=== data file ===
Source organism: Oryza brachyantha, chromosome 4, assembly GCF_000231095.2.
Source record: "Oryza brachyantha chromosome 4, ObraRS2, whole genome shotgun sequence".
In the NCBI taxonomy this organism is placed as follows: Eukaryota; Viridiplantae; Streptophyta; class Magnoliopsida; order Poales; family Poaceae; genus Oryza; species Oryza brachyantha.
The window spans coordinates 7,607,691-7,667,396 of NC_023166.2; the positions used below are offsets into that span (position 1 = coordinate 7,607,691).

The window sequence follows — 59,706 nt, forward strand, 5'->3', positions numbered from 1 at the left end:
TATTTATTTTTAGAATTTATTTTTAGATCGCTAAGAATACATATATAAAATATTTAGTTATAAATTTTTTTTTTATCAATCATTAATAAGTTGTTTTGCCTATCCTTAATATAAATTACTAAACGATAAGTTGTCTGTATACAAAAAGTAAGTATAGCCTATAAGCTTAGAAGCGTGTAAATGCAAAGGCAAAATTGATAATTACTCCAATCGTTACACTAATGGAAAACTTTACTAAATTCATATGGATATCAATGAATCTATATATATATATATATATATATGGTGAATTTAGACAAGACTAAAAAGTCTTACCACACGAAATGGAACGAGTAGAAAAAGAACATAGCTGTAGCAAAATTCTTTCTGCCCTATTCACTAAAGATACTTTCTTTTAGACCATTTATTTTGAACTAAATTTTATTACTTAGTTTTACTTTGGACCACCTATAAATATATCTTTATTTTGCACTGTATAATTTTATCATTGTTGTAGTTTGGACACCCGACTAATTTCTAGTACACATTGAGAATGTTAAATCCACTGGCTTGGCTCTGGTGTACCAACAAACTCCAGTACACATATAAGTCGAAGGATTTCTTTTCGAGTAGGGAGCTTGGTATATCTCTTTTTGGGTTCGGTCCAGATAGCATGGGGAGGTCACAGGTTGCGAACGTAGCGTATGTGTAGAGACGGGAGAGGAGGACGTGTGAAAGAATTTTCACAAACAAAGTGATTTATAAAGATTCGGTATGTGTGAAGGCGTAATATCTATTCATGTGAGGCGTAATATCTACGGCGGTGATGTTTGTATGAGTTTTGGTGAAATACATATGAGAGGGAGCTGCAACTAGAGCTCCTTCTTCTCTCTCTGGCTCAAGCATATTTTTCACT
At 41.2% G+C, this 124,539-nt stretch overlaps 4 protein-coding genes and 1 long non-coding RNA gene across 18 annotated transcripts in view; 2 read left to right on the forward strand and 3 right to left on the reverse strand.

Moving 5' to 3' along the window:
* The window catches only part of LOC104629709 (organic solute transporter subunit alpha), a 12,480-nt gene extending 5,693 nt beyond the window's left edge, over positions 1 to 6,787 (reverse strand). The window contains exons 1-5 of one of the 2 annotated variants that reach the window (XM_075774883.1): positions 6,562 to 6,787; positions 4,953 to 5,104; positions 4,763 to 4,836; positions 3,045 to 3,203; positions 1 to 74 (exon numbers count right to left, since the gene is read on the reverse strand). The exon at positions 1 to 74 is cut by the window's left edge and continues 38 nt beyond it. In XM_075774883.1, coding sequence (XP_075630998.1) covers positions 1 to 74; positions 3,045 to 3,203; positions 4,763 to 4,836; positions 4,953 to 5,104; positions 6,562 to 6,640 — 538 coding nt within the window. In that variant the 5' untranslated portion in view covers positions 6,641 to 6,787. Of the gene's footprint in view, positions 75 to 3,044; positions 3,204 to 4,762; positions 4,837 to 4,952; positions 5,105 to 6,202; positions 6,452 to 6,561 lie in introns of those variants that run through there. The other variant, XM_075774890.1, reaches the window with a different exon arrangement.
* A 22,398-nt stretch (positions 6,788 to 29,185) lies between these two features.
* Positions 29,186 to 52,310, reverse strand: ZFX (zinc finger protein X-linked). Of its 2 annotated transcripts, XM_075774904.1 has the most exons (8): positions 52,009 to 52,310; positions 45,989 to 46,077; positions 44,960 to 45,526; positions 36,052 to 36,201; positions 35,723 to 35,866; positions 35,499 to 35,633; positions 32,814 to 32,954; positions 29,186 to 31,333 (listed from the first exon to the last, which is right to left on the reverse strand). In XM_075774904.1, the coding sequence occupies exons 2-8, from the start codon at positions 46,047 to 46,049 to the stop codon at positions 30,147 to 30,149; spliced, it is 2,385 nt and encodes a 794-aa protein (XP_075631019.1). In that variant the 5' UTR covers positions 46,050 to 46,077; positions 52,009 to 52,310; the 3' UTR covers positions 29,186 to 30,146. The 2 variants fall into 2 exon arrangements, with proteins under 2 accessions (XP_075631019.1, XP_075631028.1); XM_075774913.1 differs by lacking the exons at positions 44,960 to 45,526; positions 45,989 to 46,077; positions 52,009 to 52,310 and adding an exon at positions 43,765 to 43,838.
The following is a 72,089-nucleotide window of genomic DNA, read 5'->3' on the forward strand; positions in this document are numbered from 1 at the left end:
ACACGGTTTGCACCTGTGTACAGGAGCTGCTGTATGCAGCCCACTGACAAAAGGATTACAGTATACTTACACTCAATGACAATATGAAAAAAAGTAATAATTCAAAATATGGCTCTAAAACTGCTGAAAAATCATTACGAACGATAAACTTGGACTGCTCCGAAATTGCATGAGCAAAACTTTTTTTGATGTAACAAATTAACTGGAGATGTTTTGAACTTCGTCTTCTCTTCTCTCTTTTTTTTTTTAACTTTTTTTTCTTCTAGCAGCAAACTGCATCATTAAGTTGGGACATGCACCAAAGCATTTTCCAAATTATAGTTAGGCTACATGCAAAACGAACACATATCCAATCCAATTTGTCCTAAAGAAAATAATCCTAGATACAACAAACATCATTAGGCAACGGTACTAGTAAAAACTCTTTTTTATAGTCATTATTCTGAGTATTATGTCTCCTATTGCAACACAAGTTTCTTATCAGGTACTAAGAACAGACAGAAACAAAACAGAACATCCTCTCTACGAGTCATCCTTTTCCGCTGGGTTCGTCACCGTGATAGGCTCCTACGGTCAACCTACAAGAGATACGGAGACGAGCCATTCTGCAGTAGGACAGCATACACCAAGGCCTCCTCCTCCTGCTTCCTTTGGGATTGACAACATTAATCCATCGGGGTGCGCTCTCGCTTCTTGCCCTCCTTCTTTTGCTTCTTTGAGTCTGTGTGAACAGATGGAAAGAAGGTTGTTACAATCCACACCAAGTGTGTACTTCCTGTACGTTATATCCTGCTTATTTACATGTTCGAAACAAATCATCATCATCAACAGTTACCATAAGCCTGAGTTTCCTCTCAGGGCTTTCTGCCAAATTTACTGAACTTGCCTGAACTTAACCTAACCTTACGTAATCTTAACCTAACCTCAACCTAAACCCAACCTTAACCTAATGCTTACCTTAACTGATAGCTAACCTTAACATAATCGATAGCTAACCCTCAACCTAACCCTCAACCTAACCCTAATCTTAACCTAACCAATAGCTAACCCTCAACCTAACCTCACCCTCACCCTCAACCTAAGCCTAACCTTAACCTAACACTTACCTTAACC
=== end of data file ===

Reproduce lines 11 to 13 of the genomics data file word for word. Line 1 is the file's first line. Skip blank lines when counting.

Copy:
* Positions 29,186 to 52,310, reverse strand: ZFX (zinc finger protein X-linked). Of its 2 annotated transcripts, XM_075774904.1 has the most exons (8): positions 52,009 to 52,310; positions 45,989 to 46,077; positions 44,960 to 45,526; positions 36,052 to 36,201; positions 35,723 to 35,866; positions 35,499 to 35,633; positions 32,814 to 32,954; positions 29,186 to 31,333 (listed from the first exon to the last, which is right to left on the reverse strand). In XM_075774904.1, the coding sequence occupies exons 2-8, from the start codon at positions 46,047 to 46,049 to the stop codon at positions 30,147 to 30,149; spliced, it is 2,385 nt and encodes a 794-aa protein (XP_075631019.1). In that variant the 5' UTR covers positions 46,050 to 46,077; positions 52,009 to 52,310; the 3' UTR covers positions 29,186 to 30,146. The 2 variants fall into 2 exon arrangements, with proteins under 2 accessions (XP_075631019.1, XP_075631028.1); XM_075774913.1 differs by lacking the exons at positions 44,960 to 45,526; positions 45,989 to 46,077; positions 52,009 to 52,310 and adding an exon at positions 43,765 to 43,838.
The following is a 72,089-nucleotide window of genomic DNA, read 5'->3' on the forward strand; positions in this document are numbered from 1 at the left end:
ACACGGTTTGCACCTGTGTACAGGAGCTGCTGTATGCAGCCCACTGACAAAAGGATTACAGTATACTTACACTCAATGACAATATGAAAAAAAGTAATAATTCAAAATATGGCTCTAAAACTGCTGAAAAATCATTACGAACGATAAACTTGGACTGCTCCGAAATTGCATGAGCAAAACTTTTTTTGATGTAACAAATTAACTGGAGATGTTTTGAACTTCGTCTTCTCTTCTCTCTTTTTTTTTTTAACTTTTTTTTCTTCTAGCAGCAAACTGCATCATTAAGTTGGGACATGCACCAAAGCATTTTCCAAATTATAGTTAGGCTACATGCAAAACGAACACATATCCAATCCAATTTGTCCTAAAGAAAATAATCCTAGATACAACAAACATCATTAGGCAACGGTACTAGTAAAAACTCTTTTTTATAGTCATTATTCTGAGTATTATGTCTCCTATTGCAACACAAGTTTCTTATCAGGTACTAAGAACAGACAGAAACAAAACAGAACATCCTCTCTACGAGTCATCCTTTTCCGCTGGGTTCGTCACCGTGATAGGCTCCTACGGTCAACCTACAAGAGATACGGAGACGAGCCATTCTGCAGTAGGACAGCATACACCAAGGCCTCCTCCTCCTGCTTCCTTTGGGATTGACAACATTAATCCATCGGGGTGCGCTCTCGCTTCTTGCCCTCCTTCTTTTGCTTCTTTGAGTCTGTGTGAACAGATGGAAAGAAGGTTGTTACAATCCACACCAAGTGTGTACTTCCTGTACGTTATATCCTGCTTATTTACATGTTCGAAACAAATCATCATCATCAACAGTTACCATAAGCCTGAGTTTCCTCTCAGGGCTTTCTGCCAAATTTACTGAACTTGCCTGAACTTAACCTAACCTTACGTAATCTTAACCTAACCTCAACCTAAACCCAACCTTAACCTAATGCTTACCTTAACTGATAGCTAACCTTAACATAATCGATAGCTAACCCTCAACCTAACCCTCAACCTAACCCTAATCTTAACCTAACCAATAGCTAACCCTCAACCTAACCTCACCCTCACCCTCAACCTAAGCCTAACCTTAACCTAACACTTACCTTAACC